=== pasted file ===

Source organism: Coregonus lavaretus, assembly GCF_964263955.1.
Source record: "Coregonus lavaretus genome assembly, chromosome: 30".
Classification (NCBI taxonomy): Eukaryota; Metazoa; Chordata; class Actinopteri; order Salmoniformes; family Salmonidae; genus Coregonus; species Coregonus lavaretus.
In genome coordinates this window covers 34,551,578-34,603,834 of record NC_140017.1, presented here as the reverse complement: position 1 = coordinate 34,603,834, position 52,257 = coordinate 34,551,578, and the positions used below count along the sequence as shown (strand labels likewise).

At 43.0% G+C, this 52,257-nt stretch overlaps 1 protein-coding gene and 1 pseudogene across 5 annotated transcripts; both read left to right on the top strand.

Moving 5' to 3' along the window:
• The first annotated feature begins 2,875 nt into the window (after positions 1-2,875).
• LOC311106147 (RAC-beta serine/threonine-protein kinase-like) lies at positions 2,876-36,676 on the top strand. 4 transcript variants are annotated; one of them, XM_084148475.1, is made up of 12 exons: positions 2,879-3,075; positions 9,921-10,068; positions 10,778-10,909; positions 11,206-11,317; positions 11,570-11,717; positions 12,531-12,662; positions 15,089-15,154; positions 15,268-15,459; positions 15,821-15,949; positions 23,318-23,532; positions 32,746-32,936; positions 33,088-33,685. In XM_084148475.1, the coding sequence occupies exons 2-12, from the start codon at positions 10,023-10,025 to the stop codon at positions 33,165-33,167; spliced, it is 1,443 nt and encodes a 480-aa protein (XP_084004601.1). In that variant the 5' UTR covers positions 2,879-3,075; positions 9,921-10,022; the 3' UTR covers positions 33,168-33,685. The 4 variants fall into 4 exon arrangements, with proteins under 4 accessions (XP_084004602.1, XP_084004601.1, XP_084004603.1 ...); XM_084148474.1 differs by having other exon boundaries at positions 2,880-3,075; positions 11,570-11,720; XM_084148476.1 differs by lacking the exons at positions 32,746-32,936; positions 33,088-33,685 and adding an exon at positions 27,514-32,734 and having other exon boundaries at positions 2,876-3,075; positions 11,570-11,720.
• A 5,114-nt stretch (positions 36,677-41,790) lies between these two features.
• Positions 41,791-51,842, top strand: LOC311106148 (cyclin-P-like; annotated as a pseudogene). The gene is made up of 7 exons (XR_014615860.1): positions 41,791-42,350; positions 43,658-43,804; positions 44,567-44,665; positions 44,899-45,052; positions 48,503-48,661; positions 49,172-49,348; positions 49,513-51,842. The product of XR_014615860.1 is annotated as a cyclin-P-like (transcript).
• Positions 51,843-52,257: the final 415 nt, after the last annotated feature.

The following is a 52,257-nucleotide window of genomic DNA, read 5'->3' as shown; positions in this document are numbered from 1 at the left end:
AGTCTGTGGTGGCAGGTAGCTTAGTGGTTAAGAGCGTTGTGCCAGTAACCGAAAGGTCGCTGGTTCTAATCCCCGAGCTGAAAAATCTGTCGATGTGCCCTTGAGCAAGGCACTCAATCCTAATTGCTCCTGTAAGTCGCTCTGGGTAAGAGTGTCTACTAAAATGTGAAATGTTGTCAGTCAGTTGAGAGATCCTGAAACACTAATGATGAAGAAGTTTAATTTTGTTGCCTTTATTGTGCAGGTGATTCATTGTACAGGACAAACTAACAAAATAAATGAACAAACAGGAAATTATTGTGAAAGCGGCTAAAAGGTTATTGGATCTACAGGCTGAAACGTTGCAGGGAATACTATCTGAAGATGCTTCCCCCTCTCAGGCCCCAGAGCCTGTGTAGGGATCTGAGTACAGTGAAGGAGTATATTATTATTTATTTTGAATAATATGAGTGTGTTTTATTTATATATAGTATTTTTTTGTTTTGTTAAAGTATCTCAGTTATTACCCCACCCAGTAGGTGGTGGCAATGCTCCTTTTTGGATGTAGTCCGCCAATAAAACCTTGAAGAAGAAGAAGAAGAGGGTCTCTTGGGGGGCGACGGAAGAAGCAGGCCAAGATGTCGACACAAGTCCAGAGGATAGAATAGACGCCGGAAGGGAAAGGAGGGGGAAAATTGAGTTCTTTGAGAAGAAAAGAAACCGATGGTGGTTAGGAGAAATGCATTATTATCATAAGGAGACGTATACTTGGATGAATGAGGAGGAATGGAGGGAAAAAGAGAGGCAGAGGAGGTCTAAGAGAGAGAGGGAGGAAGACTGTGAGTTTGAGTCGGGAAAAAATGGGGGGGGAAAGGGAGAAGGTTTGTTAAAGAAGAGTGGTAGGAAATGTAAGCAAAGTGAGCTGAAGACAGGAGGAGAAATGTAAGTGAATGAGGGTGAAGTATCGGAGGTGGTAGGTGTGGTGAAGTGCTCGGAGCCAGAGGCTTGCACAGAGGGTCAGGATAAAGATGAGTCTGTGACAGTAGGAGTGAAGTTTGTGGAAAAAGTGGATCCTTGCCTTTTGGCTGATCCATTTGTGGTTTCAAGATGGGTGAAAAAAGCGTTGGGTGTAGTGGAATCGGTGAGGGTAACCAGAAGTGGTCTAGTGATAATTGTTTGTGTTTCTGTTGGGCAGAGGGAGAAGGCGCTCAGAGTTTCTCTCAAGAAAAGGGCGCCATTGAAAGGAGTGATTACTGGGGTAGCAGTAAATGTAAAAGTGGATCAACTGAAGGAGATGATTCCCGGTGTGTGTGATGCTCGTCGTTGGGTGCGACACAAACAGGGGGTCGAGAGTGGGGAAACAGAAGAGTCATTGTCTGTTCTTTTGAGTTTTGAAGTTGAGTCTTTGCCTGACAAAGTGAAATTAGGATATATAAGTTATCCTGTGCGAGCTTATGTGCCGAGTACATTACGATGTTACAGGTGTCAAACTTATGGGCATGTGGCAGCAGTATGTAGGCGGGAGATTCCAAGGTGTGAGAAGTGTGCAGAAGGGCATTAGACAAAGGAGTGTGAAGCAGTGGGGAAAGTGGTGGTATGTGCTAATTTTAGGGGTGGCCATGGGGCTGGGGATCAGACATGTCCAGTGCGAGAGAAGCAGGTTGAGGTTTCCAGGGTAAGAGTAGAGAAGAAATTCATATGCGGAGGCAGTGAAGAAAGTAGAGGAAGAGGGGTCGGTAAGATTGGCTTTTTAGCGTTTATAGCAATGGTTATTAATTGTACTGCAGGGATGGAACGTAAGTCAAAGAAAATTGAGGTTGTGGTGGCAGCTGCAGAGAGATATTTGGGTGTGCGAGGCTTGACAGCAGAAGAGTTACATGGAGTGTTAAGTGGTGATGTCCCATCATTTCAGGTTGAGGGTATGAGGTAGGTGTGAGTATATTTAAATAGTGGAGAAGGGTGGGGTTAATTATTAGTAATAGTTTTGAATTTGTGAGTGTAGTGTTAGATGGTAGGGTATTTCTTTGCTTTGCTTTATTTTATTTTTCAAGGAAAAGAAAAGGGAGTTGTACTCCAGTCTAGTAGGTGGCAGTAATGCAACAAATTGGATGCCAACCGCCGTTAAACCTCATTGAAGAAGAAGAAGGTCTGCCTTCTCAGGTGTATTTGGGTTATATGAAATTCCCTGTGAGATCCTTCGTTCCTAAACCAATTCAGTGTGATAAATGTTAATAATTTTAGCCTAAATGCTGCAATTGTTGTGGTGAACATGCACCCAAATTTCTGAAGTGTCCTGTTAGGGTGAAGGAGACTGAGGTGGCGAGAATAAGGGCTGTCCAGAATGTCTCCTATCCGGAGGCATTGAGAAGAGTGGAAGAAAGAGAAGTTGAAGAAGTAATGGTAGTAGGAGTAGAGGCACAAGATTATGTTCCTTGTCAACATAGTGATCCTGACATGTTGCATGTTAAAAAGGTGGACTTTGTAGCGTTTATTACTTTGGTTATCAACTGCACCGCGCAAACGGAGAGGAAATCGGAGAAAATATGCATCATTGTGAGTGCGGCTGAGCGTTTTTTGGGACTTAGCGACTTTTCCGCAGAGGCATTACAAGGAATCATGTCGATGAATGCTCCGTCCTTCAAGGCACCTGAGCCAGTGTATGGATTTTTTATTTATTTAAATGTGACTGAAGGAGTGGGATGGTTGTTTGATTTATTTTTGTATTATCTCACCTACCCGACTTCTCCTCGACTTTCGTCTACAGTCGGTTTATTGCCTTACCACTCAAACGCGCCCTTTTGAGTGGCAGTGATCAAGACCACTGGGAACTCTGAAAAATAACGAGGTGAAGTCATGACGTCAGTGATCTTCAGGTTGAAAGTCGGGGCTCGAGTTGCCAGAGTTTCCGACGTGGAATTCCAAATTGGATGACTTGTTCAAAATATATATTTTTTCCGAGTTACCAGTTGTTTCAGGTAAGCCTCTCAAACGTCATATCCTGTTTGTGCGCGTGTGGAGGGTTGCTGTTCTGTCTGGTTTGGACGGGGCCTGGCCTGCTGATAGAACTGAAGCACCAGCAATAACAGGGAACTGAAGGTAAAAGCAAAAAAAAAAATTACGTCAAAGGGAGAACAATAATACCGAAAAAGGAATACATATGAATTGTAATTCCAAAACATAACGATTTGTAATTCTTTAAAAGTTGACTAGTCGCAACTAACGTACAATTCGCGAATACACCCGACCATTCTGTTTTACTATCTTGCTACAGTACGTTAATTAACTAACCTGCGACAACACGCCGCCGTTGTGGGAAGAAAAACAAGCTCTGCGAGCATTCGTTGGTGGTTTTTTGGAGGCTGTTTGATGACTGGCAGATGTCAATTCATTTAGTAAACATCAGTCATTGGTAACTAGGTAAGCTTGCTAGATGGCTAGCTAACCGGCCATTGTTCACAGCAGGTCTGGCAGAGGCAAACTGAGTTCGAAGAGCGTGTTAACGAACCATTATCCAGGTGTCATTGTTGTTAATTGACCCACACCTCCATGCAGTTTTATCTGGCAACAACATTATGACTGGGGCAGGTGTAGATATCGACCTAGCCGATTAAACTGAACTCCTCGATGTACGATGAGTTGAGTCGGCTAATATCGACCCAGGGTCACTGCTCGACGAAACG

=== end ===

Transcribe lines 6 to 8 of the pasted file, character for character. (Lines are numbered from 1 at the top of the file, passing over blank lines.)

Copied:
Moving 5' to 3' along the window:
• The first annotated feature begins 2,875 nt into the window (after positions 1-2,875).
• LOC311106147 (RAC-beta serine/threonine-protein kinase-like) lies at positions 2,876-36,676 on the top strand. 4 transcript variants are annotated; one of them, XM_084148475.1, is made up of 12 exons: positions 2,879-3,075; positions 9,921-10,068; positions 10,778-10,909; positions 11,206-11,317; positions 11,570-11,717; positions 12,531-12,662; positions 15,089-15,154; positions 15,268-15,459; positions 15,821-15,949; positions 23,318-23,532; positions 32,746-32,936; positions 33,088-33,685. In XM_084148475.1, the coding sequence occupies exons 2-12, from the start codon at positions 10,023-10,025 to the stop codon at positions 33,165-33,167; spliced, it is 1,443 nt and encodes a 480-aa protein (XP_084004601.1). In that variant the 5' UTR covers positions 2,879-3,075; positions 9,921-10,022; the 3' UTR covers positions 33,168-33,685. The 4 variants fall into 4 exon arrangements, with proteins under 4 accessions (XP_084004602.1, XP_084004601.1, XP_084004603.1 ...); XM_084148474.1 differs by having other exon boundaries at positions 2,880-3,075; positions 11,570-11,720; XM_084148476.1 differs by lacking the exons at positions 32,746-32,936; positions 33,088-33,685 and adding an exon at positions 27,514-32,734 and having other exon boundaries at positions 2,876-3,075; positions 11,570-11,720.